Second, make a list of 10 things  that you are grateful for that day (If you can only do 3 then do 3 and work up). I write in the morning so I always put down things that happened the day before. But if evening works best for you that’s awesome!  Gratitude is an Attitude and before you know it, the gratefulness and love that pours out of you from this small act will amaze you.  One word of advice, these should not be the exact same things everyday.  Look for small seemingly insignificant things that you can appreciate each day.  Maybe some days the best you can do is, “I didn’t trip over the laundry again today!”  Seriously, if we can learn to recognize that there is good in the darkest of days, we can make it through.  As I said before, I am not perfect at these things and there are PLENTY of days that get missed (usually the days that I’m feeling the worst, but hey that’s a pattern you can use later ;)).  Speaking of days that you feel the worst, if you can make yourself do just a few of the things I’m sharing, you are moving in the right direction.  There’s always a way!

2. Find a Friend – It’s not as hard as we make it out to be, however it is difficult.  Yes hard and difficult are two different things ;).  What I mean is, Friends are everywhere, literally (not hard to find),  we just haven’t done the difficult part of reaching out to those around us that could be potentially the best friend you’ve ever had!  Support when you’re hurting can be the best healing balm you can find.  Even if this friend turns out to be someone you’ve never met that you found through a blog online, haha, that went through the same things you are going through.  I promise you, if they are posting online, they are open and willing to talk with you. However it is much more lucrative for you to find someone near you, and spouses and family members can sometimes be the best.   What ever the case, these people can be there IN PERSON to lift you on days that seem impossible to make it through.  To pop by unannounced with a little treat.  Or be there at a moment’s notice when you’re really desperate. Or just to call or text you to let you know you’re on their mind.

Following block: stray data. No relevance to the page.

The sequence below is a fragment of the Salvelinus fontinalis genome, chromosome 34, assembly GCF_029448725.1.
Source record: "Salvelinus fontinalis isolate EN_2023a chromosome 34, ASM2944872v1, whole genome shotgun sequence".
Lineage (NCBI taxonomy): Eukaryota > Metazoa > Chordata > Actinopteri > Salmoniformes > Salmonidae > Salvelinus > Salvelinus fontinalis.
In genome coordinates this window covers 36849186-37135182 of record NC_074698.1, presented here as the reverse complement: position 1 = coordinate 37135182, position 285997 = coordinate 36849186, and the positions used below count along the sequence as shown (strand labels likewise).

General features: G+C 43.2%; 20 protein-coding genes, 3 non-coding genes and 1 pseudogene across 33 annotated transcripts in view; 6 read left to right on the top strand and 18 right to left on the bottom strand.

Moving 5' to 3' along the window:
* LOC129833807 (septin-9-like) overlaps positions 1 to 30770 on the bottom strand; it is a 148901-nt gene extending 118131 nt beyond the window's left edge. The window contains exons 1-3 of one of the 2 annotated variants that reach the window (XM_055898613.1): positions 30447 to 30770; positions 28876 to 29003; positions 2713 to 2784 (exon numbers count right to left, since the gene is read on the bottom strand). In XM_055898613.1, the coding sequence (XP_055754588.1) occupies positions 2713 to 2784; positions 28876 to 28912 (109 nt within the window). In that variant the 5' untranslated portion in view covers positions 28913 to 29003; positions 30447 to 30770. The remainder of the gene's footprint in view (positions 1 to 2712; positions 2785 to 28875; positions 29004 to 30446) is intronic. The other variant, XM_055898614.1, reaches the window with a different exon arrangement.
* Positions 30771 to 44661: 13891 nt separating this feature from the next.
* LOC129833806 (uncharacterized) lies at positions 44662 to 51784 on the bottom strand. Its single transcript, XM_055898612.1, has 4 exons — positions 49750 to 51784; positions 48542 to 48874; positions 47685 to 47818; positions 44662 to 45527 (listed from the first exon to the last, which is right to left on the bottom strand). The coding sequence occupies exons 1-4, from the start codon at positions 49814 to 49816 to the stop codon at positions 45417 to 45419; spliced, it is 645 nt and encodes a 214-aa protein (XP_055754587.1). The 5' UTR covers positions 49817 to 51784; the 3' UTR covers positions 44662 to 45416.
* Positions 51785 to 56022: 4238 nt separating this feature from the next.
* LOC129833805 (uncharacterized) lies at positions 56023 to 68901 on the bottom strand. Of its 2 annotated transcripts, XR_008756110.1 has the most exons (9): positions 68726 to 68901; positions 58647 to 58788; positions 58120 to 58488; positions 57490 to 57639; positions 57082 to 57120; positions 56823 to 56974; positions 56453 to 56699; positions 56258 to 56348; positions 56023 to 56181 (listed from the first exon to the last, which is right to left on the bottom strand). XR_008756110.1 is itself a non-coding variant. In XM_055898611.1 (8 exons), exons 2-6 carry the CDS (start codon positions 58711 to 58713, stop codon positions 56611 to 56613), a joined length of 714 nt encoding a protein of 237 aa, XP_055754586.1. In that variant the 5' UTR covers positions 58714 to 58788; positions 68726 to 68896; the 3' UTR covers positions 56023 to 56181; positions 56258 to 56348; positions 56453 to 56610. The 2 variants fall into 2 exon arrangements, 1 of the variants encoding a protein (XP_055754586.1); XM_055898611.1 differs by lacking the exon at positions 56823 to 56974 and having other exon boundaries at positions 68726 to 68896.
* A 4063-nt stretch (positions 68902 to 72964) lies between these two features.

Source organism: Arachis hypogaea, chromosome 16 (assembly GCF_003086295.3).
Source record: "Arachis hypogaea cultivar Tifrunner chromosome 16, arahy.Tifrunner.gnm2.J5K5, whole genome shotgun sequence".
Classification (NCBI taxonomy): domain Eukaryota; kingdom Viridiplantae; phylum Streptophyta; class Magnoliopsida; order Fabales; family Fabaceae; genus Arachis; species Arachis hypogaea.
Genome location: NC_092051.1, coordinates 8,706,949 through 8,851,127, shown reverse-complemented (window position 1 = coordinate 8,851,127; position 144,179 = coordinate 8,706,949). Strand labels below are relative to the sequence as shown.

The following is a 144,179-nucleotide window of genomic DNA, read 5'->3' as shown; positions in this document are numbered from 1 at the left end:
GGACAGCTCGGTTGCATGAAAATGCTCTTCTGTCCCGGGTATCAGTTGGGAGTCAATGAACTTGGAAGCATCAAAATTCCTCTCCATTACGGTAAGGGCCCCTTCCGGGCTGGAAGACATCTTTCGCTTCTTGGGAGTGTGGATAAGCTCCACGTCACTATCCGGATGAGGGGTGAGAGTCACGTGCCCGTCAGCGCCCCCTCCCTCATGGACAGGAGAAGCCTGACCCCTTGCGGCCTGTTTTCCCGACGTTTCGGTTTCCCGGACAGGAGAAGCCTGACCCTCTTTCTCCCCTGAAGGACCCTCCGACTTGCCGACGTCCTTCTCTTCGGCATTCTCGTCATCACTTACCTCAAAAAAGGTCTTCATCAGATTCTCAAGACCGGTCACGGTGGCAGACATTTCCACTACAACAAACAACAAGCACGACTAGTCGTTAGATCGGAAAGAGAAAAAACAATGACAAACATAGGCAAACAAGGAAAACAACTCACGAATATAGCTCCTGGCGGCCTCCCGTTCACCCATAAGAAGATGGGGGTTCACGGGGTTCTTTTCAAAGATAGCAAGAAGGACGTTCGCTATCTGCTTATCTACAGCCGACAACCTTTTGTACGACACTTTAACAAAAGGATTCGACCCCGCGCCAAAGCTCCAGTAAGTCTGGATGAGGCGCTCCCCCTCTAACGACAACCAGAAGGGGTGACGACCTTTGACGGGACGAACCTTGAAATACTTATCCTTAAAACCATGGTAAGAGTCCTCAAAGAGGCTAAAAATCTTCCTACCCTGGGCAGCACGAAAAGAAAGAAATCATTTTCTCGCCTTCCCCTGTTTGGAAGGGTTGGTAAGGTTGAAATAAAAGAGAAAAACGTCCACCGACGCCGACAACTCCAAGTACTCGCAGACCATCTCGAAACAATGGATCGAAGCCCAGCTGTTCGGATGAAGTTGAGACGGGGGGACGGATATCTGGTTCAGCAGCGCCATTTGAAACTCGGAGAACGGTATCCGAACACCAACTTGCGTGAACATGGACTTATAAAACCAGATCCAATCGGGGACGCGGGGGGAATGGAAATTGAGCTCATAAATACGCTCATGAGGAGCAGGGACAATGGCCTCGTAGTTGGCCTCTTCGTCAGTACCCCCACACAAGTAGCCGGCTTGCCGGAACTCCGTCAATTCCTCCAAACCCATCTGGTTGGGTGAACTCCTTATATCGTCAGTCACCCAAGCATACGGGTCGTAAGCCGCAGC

I know I’m making it sound easy, and trust me, I know from experience that NONE OF THIS is easy.  But having someone to talk to is so essential for recovery.  Getting better is never a straight line up.  It is filled with ups and downs and curves and hills and it is so much easier to navigate all of that with someone in your corner to support and lift you.   So make a list of people that you feel close enough that you could reach out to them.  I promise you, there are people waiting for you to ask.  Put away your pride and be vulnerable for a minute.  I believe that there are no coincidences in this life.  Everything happens for a reason.  And that person for you, needs you as much as you need them!

3. Find quiet time– Oh how I wish that I’d known this one years ago.  It’s  hard with 4 littles under the age of six, to find an ounce of peace and quiet.  But it is so essential to good mental health.  If you have to ask your significant other or a friend or family member to watch the kids for a few hours a week, do it.  Ultimately 15-30 minutes a day that you can take time out to refresh would be best.  Whether it’s to read or meditate or just tune out for a few minutes.  It is so good for your mind and body to just get a few minutes to think and contemplate how the day is going.  But like I said, if you are unable to do this daily, at least find time during the week that you can take a time out for yourself.  In general most of us tend to do so much for everyone around us, neglecting ourselves.  However, if you are having a hard time functioning, how can you possibly be 100 Percent for everything and everyone else you have to take care of.  Take care of you, then it is much easier to take care of those around you.